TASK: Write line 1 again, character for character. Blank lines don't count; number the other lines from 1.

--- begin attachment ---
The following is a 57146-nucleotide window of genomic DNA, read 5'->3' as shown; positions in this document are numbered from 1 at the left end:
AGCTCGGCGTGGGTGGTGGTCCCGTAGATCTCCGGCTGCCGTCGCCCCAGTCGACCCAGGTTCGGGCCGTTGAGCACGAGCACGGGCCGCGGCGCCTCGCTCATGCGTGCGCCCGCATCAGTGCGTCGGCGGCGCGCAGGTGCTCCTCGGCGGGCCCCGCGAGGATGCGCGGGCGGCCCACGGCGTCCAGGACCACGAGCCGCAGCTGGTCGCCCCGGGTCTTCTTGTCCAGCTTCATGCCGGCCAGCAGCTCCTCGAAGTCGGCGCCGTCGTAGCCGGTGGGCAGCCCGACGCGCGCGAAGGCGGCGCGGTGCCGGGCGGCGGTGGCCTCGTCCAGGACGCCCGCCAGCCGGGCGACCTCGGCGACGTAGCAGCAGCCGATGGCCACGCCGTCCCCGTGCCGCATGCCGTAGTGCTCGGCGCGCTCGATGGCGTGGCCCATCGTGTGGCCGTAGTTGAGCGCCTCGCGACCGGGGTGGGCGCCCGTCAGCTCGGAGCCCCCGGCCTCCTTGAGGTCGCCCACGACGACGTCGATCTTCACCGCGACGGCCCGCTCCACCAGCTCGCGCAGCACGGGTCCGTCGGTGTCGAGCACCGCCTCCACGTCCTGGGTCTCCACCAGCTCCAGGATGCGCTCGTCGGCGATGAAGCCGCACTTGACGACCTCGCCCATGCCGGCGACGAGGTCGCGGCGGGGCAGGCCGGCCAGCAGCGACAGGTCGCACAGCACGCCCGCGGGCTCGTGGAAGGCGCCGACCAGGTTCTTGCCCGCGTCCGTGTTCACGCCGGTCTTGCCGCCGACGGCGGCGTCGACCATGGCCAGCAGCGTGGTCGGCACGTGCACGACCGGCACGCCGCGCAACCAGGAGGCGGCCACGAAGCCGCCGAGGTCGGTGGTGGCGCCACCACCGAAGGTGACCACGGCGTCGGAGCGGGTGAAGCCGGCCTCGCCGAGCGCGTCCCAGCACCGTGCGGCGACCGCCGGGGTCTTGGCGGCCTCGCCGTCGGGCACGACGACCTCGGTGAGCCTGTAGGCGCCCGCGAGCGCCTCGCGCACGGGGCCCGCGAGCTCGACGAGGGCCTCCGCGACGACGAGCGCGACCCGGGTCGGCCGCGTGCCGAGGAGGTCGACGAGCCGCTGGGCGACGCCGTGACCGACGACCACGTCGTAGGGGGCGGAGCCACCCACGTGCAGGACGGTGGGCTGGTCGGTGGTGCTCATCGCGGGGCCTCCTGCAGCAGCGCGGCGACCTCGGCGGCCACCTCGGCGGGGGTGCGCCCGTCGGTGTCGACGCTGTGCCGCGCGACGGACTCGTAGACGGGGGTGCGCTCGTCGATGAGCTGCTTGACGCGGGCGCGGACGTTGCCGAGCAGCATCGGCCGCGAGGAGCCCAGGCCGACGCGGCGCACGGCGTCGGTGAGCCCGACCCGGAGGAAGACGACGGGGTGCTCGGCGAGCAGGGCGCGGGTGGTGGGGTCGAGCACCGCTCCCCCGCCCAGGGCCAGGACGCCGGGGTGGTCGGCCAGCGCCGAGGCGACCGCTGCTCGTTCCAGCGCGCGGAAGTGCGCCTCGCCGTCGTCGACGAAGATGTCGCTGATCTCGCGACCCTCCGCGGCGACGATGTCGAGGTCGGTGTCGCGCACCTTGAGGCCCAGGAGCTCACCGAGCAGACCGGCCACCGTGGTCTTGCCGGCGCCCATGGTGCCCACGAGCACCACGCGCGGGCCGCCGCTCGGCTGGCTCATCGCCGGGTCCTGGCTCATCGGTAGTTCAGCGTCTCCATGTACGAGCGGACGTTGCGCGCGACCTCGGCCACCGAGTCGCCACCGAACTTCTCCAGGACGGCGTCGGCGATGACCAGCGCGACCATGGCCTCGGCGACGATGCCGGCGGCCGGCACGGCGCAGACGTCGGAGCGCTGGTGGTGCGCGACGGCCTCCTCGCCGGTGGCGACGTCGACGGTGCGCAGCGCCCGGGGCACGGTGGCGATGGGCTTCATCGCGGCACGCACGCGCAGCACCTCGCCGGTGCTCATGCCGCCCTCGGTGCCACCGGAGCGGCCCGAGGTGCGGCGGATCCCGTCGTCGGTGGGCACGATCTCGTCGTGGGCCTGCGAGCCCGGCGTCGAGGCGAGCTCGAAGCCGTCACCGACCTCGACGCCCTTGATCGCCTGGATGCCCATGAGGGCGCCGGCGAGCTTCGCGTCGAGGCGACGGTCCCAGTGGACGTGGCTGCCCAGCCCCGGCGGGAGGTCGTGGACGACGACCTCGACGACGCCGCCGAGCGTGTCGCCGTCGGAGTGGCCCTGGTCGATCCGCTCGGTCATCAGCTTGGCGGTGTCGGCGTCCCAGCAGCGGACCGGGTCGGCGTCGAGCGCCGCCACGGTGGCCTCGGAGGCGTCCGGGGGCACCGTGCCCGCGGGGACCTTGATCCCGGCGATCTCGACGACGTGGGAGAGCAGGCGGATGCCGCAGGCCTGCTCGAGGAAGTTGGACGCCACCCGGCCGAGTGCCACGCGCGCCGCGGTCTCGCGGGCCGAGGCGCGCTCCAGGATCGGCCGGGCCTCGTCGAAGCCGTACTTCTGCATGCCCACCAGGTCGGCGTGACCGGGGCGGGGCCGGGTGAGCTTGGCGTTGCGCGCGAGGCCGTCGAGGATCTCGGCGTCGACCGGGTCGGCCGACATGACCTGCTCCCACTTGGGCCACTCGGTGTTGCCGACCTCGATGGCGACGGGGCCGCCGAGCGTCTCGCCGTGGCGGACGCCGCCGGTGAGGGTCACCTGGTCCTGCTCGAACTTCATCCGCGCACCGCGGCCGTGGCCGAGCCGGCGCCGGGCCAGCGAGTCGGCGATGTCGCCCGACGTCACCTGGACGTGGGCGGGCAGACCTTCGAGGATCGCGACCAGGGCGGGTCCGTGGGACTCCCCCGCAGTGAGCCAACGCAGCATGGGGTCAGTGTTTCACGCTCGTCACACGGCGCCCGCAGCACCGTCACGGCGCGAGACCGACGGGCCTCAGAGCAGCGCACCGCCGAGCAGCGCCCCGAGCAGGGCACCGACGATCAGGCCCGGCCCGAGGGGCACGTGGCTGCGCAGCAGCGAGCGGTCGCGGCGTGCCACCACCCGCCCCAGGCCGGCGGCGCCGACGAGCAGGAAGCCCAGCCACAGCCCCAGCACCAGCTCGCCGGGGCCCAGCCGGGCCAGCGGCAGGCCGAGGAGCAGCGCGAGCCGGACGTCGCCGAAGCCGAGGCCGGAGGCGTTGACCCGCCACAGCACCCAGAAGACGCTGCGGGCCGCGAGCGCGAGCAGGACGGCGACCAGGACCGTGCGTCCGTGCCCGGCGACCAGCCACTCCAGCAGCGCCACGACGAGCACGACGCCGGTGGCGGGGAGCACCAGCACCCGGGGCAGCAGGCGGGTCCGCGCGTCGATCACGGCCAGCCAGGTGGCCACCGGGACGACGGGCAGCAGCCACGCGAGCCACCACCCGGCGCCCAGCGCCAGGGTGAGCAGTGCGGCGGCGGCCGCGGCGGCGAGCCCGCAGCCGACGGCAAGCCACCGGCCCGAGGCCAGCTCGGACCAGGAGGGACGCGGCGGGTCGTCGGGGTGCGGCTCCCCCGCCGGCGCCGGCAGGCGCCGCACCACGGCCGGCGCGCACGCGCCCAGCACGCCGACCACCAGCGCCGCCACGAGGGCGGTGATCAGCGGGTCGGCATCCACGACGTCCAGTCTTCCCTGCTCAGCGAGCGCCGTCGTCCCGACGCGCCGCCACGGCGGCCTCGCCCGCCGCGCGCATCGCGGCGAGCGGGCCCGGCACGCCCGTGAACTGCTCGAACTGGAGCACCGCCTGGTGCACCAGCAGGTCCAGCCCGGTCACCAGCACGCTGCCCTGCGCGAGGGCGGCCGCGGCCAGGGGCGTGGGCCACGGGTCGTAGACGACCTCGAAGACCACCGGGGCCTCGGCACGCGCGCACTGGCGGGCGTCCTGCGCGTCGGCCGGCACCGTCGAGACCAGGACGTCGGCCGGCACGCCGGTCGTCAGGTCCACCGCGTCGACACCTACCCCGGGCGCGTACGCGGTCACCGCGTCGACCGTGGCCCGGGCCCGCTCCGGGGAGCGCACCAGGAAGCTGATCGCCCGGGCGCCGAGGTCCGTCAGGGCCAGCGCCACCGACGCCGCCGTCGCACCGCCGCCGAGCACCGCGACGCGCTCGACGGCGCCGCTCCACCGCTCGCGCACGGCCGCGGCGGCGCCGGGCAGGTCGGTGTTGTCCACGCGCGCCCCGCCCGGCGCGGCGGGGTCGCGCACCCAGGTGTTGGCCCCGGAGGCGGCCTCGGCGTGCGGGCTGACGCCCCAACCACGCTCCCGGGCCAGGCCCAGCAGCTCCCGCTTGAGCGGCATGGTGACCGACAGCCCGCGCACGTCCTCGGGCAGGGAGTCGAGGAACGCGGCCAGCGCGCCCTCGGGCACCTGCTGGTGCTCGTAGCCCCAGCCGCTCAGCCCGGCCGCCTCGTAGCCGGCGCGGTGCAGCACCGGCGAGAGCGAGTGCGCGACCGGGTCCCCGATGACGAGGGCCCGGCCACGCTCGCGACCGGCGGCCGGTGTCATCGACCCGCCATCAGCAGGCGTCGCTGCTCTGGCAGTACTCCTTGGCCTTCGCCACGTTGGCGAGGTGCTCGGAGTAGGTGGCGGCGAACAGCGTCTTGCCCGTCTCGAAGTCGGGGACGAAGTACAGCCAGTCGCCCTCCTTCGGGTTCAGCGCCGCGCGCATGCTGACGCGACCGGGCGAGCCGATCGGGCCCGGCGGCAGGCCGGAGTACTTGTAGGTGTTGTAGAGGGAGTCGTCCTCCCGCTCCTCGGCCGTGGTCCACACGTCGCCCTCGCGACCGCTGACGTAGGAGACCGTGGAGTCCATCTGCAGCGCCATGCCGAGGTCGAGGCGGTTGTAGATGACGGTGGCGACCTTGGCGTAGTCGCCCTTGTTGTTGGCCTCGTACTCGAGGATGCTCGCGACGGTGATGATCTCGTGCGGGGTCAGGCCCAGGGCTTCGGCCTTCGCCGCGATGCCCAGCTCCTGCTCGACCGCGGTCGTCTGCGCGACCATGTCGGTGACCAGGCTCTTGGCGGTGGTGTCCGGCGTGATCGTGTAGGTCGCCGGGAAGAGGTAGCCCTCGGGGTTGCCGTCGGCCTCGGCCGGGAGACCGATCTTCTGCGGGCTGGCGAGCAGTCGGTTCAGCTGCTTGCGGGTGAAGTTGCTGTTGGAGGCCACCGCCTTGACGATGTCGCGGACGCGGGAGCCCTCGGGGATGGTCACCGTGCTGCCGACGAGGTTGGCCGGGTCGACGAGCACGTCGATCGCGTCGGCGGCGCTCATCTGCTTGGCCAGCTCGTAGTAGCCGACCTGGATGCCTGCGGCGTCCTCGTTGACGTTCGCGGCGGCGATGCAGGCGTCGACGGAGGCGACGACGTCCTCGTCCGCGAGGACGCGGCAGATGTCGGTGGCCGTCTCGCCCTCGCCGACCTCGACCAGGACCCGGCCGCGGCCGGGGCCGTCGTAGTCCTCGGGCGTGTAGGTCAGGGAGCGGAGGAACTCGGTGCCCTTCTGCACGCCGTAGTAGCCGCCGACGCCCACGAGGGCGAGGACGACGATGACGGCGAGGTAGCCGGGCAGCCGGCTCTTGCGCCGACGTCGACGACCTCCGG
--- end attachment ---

The following is a 57146-nucleotide window of genomic DNA, read 5'->3' as shown; positions in this document are numbered from 1 at the left end: